From late February to mid-March, a group of attackers used a versatile piece of malware, dubbed Grabit by its authors, to infect computers and steal about 10,000 files from small and midsize businesses in Thailand, India and the United States.
The malware, analyzed by security firm Kaspersky Lab, stole usernames and passwords from nearly 5,000 hosts, including for accounts on popular online mail systems such as Gmail and Yahoo as well as banking sites. The attackers have shown signs of erratic behavior, suggesting a group of mixed technical backgrounds, as some aspects of the attack show deep technical prowess while other parts demonstrate beginners’ mistakes, Ido Naor, senior security researcher, Global Research & Analysis Team, Kaspersky Lab, stated in an analysis of the attack.
Despite their learning curve, the attackers have had success: A keylogger associated with the attack stole more than 2,800 passwords, 1,000 emails and 3,000 usernames, according to data stored on a single command-and-control server and collected by Kaspersky Lab.
“We see a lot of spying campaigns focused on enterprises, government organizations and other high-profile entities, with small and medium-sized businesses rarely seen in the lists of targets,” Naor said in a statement sent to eWEEK. “But Grabit shows that it’s not just a ‘big fish’ game—in the cyber world every single organization, whether it possesses money, information or political influence, could be of potential interest to one or other malicious actor.”
Like attacks against larger companies, Grabit appears to be hitting high-value industries, such as agriculture, chemicals, construction, education, media and nanotechology. More than two-thirds of the files were taken from Thailand and India, with another 10 percent stolen from U.S. companies.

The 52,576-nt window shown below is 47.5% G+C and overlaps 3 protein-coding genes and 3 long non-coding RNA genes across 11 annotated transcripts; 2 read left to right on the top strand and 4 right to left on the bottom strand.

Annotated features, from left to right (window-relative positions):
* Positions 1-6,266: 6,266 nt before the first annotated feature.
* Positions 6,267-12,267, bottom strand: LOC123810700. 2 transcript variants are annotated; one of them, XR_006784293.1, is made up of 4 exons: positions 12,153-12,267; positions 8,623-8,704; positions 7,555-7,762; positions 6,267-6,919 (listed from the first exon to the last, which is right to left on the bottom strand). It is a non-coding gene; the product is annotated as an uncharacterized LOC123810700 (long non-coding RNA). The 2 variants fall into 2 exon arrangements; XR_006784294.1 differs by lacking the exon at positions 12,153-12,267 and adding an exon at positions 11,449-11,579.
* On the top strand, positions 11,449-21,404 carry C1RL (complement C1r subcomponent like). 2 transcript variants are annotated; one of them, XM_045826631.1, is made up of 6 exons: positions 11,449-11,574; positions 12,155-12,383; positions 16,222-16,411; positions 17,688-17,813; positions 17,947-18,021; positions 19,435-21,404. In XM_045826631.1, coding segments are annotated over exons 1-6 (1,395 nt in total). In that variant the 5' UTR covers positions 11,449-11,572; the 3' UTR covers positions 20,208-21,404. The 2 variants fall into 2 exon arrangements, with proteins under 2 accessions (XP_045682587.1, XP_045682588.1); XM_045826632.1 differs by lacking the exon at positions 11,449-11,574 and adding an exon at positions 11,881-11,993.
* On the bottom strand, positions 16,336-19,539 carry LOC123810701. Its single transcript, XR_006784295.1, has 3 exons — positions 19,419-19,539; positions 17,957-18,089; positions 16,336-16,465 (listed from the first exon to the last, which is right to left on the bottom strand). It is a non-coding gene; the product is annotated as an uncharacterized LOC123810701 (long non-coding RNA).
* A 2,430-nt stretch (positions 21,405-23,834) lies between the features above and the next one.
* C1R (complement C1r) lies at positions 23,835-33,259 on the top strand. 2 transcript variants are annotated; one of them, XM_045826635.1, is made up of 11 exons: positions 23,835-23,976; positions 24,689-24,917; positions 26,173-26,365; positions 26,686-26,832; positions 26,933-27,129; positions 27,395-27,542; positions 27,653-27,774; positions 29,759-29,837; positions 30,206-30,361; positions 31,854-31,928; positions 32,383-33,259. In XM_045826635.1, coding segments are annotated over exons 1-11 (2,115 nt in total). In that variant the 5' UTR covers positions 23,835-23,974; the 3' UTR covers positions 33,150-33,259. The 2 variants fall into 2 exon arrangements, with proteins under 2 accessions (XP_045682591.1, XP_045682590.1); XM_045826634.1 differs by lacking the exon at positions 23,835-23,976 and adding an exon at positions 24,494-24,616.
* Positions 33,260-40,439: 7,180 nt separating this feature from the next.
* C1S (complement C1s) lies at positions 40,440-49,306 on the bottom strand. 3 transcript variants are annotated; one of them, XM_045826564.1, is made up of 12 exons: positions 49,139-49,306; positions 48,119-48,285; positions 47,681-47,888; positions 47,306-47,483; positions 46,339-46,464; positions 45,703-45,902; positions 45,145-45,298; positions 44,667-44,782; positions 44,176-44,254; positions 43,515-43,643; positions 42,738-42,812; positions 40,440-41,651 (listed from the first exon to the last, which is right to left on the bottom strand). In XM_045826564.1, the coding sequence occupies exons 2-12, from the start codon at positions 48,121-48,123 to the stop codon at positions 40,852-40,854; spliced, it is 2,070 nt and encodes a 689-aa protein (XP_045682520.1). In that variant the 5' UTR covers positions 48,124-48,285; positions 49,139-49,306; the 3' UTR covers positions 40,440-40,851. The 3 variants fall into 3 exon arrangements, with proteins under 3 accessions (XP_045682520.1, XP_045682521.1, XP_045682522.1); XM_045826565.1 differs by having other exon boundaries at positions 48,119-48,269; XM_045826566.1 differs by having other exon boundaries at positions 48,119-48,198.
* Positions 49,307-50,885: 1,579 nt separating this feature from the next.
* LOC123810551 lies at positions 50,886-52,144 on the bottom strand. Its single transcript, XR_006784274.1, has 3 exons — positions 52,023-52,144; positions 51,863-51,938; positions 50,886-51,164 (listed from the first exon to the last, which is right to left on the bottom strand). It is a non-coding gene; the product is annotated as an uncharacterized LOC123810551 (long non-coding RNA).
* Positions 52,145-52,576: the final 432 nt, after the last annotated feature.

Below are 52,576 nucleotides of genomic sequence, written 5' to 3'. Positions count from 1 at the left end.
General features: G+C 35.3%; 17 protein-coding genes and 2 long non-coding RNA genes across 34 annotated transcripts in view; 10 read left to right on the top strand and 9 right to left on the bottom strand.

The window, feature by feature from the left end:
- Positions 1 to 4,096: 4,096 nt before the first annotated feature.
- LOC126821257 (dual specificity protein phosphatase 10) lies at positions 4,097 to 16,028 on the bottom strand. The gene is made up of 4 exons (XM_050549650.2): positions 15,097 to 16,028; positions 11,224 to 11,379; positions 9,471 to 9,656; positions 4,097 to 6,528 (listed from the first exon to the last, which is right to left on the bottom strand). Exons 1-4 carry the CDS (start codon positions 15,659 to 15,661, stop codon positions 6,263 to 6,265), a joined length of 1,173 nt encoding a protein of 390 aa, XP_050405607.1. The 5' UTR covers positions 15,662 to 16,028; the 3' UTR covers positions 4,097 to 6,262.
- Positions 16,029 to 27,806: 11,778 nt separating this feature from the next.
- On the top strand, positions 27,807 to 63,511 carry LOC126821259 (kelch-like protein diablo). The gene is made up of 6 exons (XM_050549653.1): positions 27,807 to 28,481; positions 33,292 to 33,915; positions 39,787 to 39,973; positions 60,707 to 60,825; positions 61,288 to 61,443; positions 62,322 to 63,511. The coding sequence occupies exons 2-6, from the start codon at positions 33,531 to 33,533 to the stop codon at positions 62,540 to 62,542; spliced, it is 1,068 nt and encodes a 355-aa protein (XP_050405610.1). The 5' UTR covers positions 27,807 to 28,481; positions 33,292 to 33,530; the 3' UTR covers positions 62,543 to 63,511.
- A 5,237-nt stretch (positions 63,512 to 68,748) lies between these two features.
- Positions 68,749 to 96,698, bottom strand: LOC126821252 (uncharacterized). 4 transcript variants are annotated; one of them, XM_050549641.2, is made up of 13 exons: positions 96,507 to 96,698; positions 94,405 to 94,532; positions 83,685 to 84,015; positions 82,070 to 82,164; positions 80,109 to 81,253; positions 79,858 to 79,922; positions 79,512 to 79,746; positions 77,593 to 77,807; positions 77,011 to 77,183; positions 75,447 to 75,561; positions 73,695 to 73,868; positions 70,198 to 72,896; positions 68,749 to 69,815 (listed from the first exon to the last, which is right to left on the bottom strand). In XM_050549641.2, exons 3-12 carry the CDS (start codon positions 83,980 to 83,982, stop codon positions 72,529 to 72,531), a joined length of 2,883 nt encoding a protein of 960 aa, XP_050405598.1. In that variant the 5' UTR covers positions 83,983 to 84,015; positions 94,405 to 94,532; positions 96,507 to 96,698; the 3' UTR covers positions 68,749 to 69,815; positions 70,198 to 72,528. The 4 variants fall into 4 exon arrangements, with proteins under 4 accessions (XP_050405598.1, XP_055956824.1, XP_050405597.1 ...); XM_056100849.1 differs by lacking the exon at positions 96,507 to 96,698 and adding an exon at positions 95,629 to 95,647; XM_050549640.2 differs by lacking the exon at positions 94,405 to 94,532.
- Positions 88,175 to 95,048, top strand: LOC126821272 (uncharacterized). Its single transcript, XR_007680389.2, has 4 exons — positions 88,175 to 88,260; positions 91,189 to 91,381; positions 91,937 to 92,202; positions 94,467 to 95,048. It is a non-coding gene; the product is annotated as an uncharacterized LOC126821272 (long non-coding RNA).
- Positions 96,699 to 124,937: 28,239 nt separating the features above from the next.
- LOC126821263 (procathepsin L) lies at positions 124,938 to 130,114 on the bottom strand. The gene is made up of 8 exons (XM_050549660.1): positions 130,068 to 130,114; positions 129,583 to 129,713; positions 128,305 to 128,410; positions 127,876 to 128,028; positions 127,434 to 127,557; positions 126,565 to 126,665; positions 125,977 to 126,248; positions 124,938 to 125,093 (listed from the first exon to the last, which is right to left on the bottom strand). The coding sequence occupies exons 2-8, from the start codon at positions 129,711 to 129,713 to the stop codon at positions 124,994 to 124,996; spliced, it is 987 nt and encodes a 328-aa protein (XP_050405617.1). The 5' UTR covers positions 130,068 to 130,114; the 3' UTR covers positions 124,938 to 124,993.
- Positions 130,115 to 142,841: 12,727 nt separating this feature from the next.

The program code appears to use a mix of custom code and commercial malware, Naor said. Some of the strings inside the malware point to the use of a keylogger and remote-access Trojan known as HawkEye.
In addition, the campaign shows signs of a project in development, Naor wrote.
“The smallest sample and the largest were both created on the same day, which could indicate experiments made by the group to test features, packers and ‘dead code’ implementations,” he said. “It is interesting to see the modus operandi as the threat actor consistently strives to achieve a variety of samples, different code sizes and supposedly more complicated obfuscation.”
Kaspersky Lab recommends that businesses keep their security software updated, check computers for signs of the malware and make sure that the firewall alerts the user about any connection to the Internet addresses associated with Grabit. Employees should be trained not to open links from people they do not know.
The saga of Grabit is not over, Naor said in an email interview with eWEEK.
“The cybercriminals have a lot of information gathered, but it seems like it is still in stealth mode,” he said. “We don’t want to harness the horses before the wagon, but it looks as if they are waiting for specific data to arrive.”